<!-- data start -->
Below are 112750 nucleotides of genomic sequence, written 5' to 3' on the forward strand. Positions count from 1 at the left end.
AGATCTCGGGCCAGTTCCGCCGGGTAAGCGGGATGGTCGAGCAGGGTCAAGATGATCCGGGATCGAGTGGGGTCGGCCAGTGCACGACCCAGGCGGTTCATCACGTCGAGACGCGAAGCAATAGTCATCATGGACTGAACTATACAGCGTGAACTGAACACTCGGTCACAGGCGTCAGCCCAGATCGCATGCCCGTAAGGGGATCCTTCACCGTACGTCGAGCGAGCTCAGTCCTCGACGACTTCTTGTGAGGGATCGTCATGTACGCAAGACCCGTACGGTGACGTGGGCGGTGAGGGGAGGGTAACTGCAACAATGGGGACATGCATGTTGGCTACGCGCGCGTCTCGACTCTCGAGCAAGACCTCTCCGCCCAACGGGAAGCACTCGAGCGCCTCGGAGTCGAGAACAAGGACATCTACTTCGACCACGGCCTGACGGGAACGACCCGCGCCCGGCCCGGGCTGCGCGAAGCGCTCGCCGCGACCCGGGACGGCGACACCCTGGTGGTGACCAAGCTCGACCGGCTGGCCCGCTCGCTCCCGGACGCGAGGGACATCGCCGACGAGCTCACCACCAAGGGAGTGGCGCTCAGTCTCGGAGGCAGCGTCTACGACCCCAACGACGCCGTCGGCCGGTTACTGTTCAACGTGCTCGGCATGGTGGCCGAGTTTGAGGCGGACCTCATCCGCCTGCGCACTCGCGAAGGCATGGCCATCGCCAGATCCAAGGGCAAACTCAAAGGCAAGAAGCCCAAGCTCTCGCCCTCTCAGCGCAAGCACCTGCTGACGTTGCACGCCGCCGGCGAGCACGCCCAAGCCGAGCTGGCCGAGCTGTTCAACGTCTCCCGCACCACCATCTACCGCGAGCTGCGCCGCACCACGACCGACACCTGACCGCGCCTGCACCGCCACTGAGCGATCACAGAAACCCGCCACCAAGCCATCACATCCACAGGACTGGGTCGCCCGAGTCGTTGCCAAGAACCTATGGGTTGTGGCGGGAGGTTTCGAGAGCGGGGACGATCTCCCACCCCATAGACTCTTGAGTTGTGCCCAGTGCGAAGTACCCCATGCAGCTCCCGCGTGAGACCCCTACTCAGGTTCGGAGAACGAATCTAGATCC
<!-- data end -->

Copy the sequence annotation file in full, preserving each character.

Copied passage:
Below are 112750 nucleotides of genomic sequence, written 5' to 3' on the forward strand. Positions count from 1 at the left end.
AGATCTCGGGCCAGTTCCGCCGGGTAAGCGGGATGGTCGAGCAGGGTCAAGATGATCCGGGATCGAGTGGGGTCGGCCAGTGCACGACCCAGGCGGTTCATCACGTCGAGACGCGAAGCAATAGTCATCATGGACTGAACTATACAGCGTGAACTGAACACTCGGTCACAGGCGTCAGCCCAGATCGCATGCCCGTAAGGGGATCCTTCACCGTACGTCGAGCGAGCTCAGTCCTCGACGACTTCTTGTGAGGGATCGTCATGTACGCAAGACCCGTACGGTGACGTGGGCGGTGAGGGGAGGGTAACTGCAACAATGGGGACATGCATGTTGGCTACGCGCGCGTCTCGACTCTCGAGCAAGACCTCTCCGCCCAACGGGAAGCACTCGAGCGCCTCGGAGTCGAGAACAAGGACATCTACTTCGACCACGGCCTGACGGGAACGACCCGCGCCCGGCCCGGGCTGCGCGAAGCGCTCGCCGCGACCCGGGACGGCGACACCCTGGTGGTGACCAAGCTCGACCGGCTGGCCCGCTCGCTCCCGGACGCGAGGGACATCGCCGACGAGCTCACCACCAAGGGAGTGGCGCTCAGTCTCGGAGGCAGCGTCTACGACCCCAACGACGCCGTCGGCCGGTTACTGTTCAACGTGCTCGGCATGGTGGCCGAGTTTGAGGCGGACCTCATCCGCCTGCGCACTCGCGAAGGCATGGCCATCGCCAGATCCAAGGGCAAACTCAAAGGCAAGAAGCCCAAGCTCTCGCCCTCTCAGCGCAAGCACCTGCTGACGTTGCACGCCGCCGGCGAGCACGCCCAAGCCGAGCTGGCCGAGCTGTTCAACGTCTCCCGCACCACCATCTACCGCGAGCTGCGCCGCACCACGACCGACACCTGACCGCGCCTGCACCGCCACTGAGCGATCACAGAAACCCGCCACCAAGCCATCACATCCACAGGACTGGGTCGCCCGAGTCGTTGCCAAGAACCTATGGGTTGTGGCGGGAGGTTTCGAGAGCGGGGACGATCTCCCACCCCATAGACTCTTGAGTTGTGCCCAGTGCGAAGTACCCCATGCAGCTCCCGCGTGAGACCCCTACTCAGGTTCGGAGAACGAATCTAGATCC